The Unconventional Cake Slicing Method For Clean, Party-Worthy Cuts

Picture this: It's your birthday, and it's time to cut the cake. You've waited patiently as your friends sang to you in dissonant keys, you've blown out the candles, and you've wished for all your dreams to come true. But before your deepest desires can take effect, the unwritten laws of the birthday tradition place a knife in your hand and tells you to cut the first slice. Unless you're one of the precious few skilled in this arena, you'll probably make a mess out of the seemingly simple task, producing a decimated mound of cake and frosting instead of a clean triangle, to the silent embarrassment of everyone around you. 

If a comparable cake-slicing fiasco has happened to you, you're not alone; sometimes, the softest foods are the hardest to handle. It doesn't have to be this way. Instead of handing over the slicing duties to someone else, try changing how you wield the knife. 

Go straight through

Instagram-famous baker Dan Langan, who's particularly adept at pâtisserie-worthy cakes, shared a video recently that could put messy cake-slicing to bed forever. Instead of dragging his knife through the cake at a diagonal, which often pulls apart its delicate crumb, Langan lines the side of his knife parallel to his multi-layered red velvet cake coated in buttercream frosting. He bisects the cake in one swift motion, without tilting the knife, resulting in a crumb-free cut. "When you cut a cake in from the sides there is no drag and you'll have beautifully defined layers," he writes.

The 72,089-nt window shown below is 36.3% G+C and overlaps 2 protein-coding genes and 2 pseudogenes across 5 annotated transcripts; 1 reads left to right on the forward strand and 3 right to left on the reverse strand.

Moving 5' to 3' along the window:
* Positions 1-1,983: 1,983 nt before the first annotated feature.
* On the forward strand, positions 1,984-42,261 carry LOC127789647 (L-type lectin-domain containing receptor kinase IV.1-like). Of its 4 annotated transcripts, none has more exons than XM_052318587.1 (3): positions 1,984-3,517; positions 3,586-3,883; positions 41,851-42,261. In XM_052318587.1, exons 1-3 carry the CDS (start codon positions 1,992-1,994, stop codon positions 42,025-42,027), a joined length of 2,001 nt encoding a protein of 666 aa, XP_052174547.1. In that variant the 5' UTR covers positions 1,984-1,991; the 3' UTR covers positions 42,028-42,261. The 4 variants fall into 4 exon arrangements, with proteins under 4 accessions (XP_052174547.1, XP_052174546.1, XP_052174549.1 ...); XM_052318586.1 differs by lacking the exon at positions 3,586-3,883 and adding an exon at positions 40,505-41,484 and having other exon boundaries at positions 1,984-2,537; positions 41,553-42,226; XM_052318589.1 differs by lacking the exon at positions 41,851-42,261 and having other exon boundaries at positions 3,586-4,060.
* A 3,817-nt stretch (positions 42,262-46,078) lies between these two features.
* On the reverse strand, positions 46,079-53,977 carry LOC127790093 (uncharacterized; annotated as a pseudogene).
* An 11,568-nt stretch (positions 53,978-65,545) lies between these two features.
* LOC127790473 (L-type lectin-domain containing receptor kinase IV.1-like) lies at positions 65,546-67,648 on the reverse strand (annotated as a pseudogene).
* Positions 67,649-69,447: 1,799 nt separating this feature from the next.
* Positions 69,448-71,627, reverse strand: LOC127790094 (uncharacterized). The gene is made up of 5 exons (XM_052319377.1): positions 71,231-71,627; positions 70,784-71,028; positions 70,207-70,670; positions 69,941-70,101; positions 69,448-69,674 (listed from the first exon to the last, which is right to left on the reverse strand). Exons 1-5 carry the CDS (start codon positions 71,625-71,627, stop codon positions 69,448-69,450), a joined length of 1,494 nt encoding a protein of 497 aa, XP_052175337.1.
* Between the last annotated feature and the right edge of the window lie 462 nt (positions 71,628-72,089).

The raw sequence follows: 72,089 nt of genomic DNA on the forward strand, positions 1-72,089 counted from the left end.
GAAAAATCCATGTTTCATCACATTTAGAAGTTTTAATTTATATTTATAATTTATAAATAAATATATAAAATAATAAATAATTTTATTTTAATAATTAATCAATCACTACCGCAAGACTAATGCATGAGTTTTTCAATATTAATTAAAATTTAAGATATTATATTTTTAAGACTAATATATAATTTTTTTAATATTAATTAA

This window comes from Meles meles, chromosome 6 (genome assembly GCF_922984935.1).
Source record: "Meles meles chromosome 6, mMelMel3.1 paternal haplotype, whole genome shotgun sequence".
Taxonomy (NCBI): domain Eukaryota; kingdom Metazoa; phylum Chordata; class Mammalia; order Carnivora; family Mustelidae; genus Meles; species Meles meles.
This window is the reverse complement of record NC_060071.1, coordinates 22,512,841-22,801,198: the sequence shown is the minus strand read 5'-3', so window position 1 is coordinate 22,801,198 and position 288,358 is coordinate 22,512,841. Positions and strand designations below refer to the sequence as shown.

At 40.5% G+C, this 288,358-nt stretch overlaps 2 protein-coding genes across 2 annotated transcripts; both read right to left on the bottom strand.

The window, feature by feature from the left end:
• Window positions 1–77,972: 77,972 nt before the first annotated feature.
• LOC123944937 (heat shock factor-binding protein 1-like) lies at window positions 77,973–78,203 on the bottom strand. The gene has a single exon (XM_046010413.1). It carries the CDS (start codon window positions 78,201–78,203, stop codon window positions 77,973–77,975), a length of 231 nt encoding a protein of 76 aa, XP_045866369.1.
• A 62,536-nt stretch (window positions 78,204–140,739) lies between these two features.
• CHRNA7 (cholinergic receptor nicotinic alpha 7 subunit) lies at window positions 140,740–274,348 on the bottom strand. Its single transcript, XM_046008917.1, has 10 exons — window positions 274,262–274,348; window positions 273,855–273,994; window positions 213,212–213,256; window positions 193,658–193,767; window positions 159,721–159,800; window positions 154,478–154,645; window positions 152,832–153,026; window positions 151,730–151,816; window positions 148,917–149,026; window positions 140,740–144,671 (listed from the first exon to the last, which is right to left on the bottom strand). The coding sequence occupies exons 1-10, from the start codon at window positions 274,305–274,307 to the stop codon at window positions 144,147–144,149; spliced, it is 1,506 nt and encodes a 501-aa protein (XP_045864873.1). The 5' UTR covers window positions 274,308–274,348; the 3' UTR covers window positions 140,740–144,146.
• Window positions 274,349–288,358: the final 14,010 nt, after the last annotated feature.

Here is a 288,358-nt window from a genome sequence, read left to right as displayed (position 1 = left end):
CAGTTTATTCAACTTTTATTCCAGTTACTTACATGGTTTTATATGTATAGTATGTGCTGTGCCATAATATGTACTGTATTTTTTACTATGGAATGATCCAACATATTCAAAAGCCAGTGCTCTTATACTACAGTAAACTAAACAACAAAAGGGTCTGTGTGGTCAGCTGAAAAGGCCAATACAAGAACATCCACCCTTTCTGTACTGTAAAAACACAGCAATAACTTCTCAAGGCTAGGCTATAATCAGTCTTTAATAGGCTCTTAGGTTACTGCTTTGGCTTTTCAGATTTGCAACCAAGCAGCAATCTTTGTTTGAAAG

For a little extra insurance, make sure you're working with a sharp knife. Also, it helps to pop the cake in the fridge so it's cold when you slice it. Otherwise, as per one comment on Langan's Instagram post, you could still wind up with a crummy (and crumby) cake slice. 

More steps for success

We have never been invited to a party at Martha Stewart's house (the jury's out on whether or not our invitations have been getting lost in the mail), but we do not doubt that she serves cake slices like a pro, because, well, she is one. Laura Rege, a contributor to Stewart's eponymous magazine, has a few tips that will make Dan Langan's cake-slicing method extra-foolproof.  

In addition to using a sharp knife and chilling the cake before slicing, Rege suggests scoring the top of the cake to mark even slices. When it comes time to slide your knife across the cake, she says to dip it in hot water first for the best results. For comparison, think about how much easier it is to scoop ice cream with a warm spoon. Finally, Rege says to wipe the blade clean between each slice to avoid making crumbs out of crumbs.